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Doing diversity right

Renowned Iowa schoolteacher and discrimination educator gets to the heart of the matter

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Treating others as you would have them treat you is not as easy as it seems.

On the last night of the Diversity Summer Institute's annual conference, held at the University of Calgary from July 31 to Aug. 2, keynote speaker Jane Elliott enlightened a captivated audience on the complexities of eliminating racial discrimination.

"There's no gene for racism," she said. "You're not born a racist. You have to carefully be taught to be one. We're all members of the same race, the human race."

Founded in 1986, the Diversity Summer Institute brings together community groups, business representatives, and government agencies to discuss issues of diversity in Canada. The theme of DSI 2001 was "Getting to the heart of Diversity: Individual and Organizational Commitment."

Elliott is the Iowa school teacher who achieved fame in the 1960s when she taught her third grade students about racism through an exercise highlighting discrimination based on eye colour, after the assassination of Martin Luther King Jr.

"I was sure I wasn't a racist until after Martin Luther King was killed," she reflected. "The day after he died I listened to another teacher say 'It's about time they killed that son of a bitch anyways.'"

Though initially greeted with hostility, death threats, the verbal and physical abuse of her children, and the boycott of her parent's store, Elliott persisted with the discrimination exercise because she felt it would be wrong to do nothing. The "Blue Eye/Brown Eye" exercise demonstrates how discrimination and prejudice evolve when one group has power over another but does not respect them.

"People are afraid of change," she pointed out. "They react harshly to what they don't understand, but it's the lack of understanding which allows racism to exist and grow."

Elliott expressed hope that people who hear her speak will understand what minorities in society go through on a daily basis, and then they might learn to change their ways.

nbsp;   Treating others as you would have them treat you is not as easy as it seems.

On the last night of the Diversity Summer Institute's annual conference, held at the University of Calgary from July 31 to Aug. 2, keynote speaker Jane Elliott enlightened a captivated audience on the complexities of eliminating racial discrimination.

"There's no gene for racism," she said. "You're not born a racist. You have to carefully be taught to be one. We're all members of the same race, the human race."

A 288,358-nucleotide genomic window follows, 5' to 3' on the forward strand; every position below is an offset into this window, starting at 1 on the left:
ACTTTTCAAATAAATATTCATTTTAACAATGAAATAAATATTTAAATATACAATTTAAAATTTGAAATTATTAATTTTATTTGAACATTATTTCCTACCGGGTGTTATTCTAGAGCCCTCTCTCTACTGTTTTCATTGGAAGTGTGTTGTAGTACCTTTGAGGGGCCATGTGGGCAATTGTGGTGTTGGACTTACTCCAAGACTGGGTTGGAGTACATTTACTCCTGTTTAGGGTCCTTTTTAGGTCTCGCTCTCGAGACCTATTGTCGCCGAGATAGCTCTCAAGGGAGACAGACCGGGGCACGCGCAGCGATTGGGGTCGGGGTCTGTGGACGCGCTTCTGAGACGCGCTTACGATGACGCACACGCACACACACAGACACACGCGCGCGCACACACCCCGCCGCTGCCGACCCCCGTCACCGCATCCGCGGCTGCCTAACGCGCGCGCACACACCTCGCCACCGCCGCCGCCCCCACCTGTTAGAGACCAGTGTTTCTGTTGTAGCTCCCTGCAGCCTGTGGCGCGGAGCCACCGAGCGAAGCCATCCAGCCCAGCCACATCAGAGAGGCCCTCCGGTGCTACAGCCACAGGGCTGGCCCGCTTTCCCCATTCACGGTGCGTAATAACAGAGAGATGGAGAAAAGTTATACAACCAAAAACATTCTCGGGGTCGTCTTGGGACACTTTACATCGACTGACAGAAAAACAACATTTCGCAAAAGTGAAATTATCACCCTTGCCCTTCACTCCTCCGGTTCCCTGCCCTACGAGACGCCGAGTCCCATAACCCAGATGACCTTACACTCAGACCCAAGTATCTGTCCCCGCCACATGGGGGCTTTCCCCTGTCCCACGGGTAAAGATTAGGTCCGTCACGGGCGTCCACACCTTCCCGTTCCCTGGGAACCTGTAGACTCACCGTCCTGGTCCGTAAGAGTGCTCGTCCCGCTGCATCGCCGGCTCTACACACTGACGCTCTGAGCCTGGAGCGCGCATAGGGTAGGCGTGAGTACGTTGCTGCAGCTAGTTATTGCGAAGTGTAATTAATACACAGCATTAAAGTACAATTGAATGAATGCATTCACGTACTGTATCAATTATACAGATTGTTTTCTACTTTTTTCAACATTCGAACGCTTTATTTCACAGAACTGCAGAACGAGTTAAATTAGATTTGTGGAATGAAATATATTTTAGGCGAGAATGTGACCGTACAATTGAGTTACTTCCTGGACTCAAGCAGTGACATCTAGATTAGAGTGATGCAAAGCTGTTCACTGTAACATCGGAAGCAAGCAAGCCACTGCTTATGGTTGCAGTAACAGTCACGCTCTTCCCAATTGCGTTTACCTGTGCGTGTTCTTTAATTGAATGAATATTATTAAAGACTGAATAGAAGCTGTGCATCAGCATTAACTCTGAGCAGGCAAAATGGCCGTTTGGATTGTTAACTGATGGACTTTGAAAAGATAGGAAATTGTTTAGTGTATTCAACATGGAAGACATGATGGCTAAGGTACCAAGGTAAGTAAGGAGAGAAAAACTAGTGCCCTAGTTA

Founded in 1986, the Diversity Summer Institute brings together community groups, business representatives, and government agencies to discuss issues of diversity in Canada. The theme of DSI 2001 was "Getting to the heart of Diversity: Individual and Organizational Commitment."

Elliott is the Iowa school teacher who achieved fame in the 1960s when she taught her third grade students about racism through an exercise highlighting discrimination based on eye colour, after the assassination of Martin Luther King Jr.

"I was sure I wasn't a racist until after Martin Luther King was killed," she reflected. "The day after he died I listened to another teacher say 'It's about time they killed that son of a bitch anyways.'"

Though initially greeted with hostility, death threats, the verbal and physical abuse of her children, and the boycott of her parent's store, Elliott persisted with the discrimination exercise because she felt it would be wrong to do nothing. The "Blue Eye/Brown Eye" exercise demonstrates how discrimination and prejudice evolve when one group has power over another but does not respect them.

"People are afraid of change," she pointed out. "They react harshly to what they don't understand, but it's the lack of understanding which allows racism to exist and grow."

Elliott expressed hope that people who hear her speak will understand what minorities in society go through on a daily basis, and then they might learn to change their ways.

"Assimilate means to become similar to the white people," she explained. "People use the term melting pot, but really they want or require those who are different to become like the white people. I don't want tolerance. I want to be appreciated, recognized, and accepted, but I do not want to be tolerated."

Elliott and her ground-breaking exercise have been featured on television shows such as Late Night with Johnny Carson, Oprah, and many news programs.  Elliot has also been the subject of numerous documentaries such as "Blue-Eyed," "Eye of the Storm," and "A Class Divided."

DSI 2001 was sponsored by the university's Cultural Diversity Institute. The CDI works with individuals and organizations to help deal with the culturally diverse needs of their clientele, workforce, and marketplace.

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